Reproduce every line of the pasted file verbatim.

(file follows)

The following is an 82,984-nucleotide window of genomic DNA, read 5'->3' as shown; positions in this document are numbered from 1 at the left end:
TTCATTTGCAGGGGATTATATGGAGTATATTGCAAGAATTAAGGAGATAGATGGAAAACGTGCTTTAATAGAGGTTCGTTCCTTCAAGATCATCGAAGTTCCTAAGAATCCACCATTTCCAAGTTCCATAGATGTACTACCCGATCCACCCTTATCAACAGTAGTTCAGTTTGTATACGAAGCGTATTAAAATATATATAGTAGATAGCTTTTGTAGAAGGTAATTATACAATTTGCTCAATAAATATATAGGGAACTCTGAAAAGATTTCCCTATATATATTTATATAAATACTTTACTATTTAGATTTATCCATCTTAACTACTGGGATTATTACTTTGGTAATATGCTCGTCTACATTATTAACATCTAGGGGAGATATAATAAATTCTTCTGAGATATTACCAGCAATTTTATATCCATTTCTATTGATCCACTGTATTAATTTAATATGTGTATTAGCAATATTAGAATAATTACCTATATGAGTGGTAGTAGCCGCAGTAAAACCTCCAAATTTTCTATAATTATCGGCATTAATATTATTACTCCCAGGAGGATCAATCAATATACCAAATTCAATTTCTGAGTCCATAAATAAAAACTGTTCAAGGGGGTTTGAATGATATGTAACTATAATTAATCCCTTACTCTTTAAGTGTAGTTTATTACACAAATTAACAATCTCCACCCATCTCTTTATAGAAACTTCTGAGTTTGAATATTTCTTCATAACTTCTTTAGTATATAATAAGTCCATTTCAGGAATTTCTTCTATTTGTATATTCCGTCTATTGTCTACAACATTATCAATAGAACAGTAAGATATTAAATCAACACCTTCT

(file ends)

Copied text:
The following is an 82,984-nucleotide window of genomic DNA, read 5'->3' as shown; positions in this document are numbered from 1 at the left end:
TTCATTTGCAGGGGATTATATGGAGTATATTGCAAGAATTAAGGAGATAGATGGAAAACGTGCTTTAATAGAGGTTCGTTCCTTCAAGATCATCGAAGTTCCTAAGAATCCACCATTTCCAAGTTCCATAGATGTACTACCCGATCCACCCTTATCAACAGTAGTTCAGTTTGTATACGAAGCGTATTAAAATATATATAGTAGATAGCTTTTGTAGAAGGTAATTATACAATTTGCTCAATAAATATATAGGGAACTCTGAAAAGATTTCCCTATATATATTTATATAAATACTTTACTATTTAGATTTATCCATCTTAACTACTGGGATTATTACTTTGGTAATATGCTCGTCTACATTATTAACATCTAGGGGAGATATAATAAATTCTTCTGAGATATTACCAGCAATTTTATATCCATTTCTATTGATCCACTGTATTAATTTAATATGTGTATTAGCAATATTAGAATAATTACCTATATGAGTGGTAGTAGCCGCAGTAAAACCTCCAAATTTTCTATAATTATCGGCATTAATATTATTACTCCCAGGAGGATCAATCAATATACCAAATTCAATTTCTGAGTCCATAAATAAAAACTGTTCAAGGGGGTTTGAATGATATGTAACTATAATTAATCCCTTACTCTTTAAGTGTAGTTTATTACACAAATTAACAATCTCCACCCATCTCTTTATAGAAACTTCTGAGTTTGAATATTTCTTCATAACTTCTTTAGTATATAATAAGTCCATTTCAGGAATTTCTTCTATTTGTATATTCCGTCTATTGTCTACAACATTATCAATAGAACAGTAAGATATTAAATCAACACCTTCT